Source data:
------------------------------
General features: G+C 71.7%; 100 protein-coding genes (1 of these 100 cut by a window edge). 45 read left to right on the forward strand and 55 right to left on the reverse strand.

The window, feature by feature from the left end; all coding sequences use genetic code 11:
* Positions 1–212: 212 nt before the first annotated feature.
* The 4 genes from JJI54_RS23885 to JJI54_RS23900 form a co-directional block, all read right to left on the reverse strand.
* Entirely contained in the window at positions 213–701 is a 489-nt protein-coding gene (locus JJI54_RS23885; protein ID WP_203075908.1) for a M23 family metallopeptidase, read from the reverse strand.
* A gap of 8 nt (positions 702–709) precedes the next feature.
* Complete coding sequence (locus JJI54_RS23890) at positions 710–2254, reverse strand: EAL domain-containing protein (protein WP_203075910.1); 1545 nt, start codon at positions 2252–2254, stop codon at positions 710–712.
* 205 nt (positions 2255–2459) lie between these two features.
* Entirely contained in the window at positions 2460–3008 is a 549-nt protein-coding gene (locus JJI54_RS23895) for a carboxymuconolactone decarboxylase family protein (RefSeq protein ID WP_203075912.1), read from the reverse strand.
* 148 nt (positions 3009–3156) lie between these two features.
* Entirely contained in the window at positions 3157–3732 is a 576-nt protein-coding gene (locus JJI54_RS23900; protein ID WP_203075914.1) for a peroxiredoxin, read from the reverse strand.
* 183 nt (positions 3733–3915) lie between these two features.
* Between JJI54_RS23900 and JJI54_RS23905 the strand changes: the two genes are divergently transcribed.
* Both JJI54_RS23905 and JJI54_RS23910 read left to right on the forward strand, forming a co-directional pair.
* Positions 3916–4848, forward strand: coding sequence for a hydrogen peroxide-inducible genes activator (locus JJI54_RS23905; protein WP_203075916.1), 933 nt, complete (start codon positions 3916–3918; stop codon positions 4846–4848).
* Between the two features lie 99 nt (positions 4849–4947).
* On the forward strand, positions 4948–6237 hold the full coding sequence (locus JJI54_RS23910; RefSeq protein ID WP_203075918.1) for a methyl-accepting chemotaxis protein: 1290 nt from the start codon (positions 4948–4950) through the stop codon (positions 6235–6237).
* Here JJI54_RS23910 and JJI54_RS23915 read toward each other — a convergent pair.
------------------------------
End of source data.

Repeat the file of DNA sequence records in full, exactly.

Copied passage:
General features: G+C 71.7%; 100 protein-coding genes (1 of these 100 cut by a window edge). 45 read left to right on the forward strand and 55 right to left on the reverse strand.

The window, feature by feature from the left end; all coding sequences use genetic code 11:
* Positions 1–212: 212 nt before the first annotated feature.
* The 4 genes from JJI54_RS23885 to JJI54_RS23900 form a co-directional block, all read right to left on the reverse strand.
* Entirely contained in the window at positions 213–701 is a 489-nt protein-coding gene (locus JJI54_RS23885; protein ID WP_203075908.1) for a M23 family metallopeptidase, read from the reverse strand.
* A gap of 8 nt (positions 702–709) precedes the next feature.
* Complete coding sequence (locus JJI54_RS23890) at positions 710–2254, reverse strand: EAL domain-containing protein (protein WP_203075910.1); 1545 nt, start codon at positions 2252–2254, stop codon at positions 710–712.
* 205 nt (positions 2255–2459) lie between these two features.
* Entirely contained in the window at positions 2460–3008 is a 549-nt protein-coding gene (locus JJI54_RS23895) for a carboxymuconolactone decarboxylase family protein (RefSeq protein ID WP_203075912.1), read from the reverse strand.
* 148 nt (positions 3009–3156) lie between these two features.
* Entirely contained in the window at positions 3157–3732 is a 576-nt protein-coding gene (locus JJI54_RS23900; protein ID WP_203075914.1) for a peroxiredoxin, read from the reverse strand.
* 183 nt (positions 3733–3915) lie between these two features.
* Between JJI54_RS23900 and JJI54_RS23905 the strand changes: the two genes are divergently transcribed.
* Both JJI54_RS23905 and JJI54_RS23910 read left to right on the forward strand, forming a co-directional pair.
* Positions 3916–4848, forward strand: coding sequence for a hydrogen peroxide-inducible genes activator (locus JJI54_RS23905; protein WP_203075916.1), 933 nt, complete (start codon positions 3916–3918; stop codon positions 4846–4848).
* Between the two features lie 99 nt (positions 4849–4947).
* On the forward strand, positions 4948–6237 hold the full coding sequence (locus JJI54_RS23910; RefSeq protein ID WP_203075918.1) for a methyl-accepting chemotaxis protein: 1290 nt from the start codon (positions 4948–4950) through the stop codon (positions 6235–6237).
* Here JJI54_RS23910 and JJI54_RS23915 read toward each other — a convergent pair.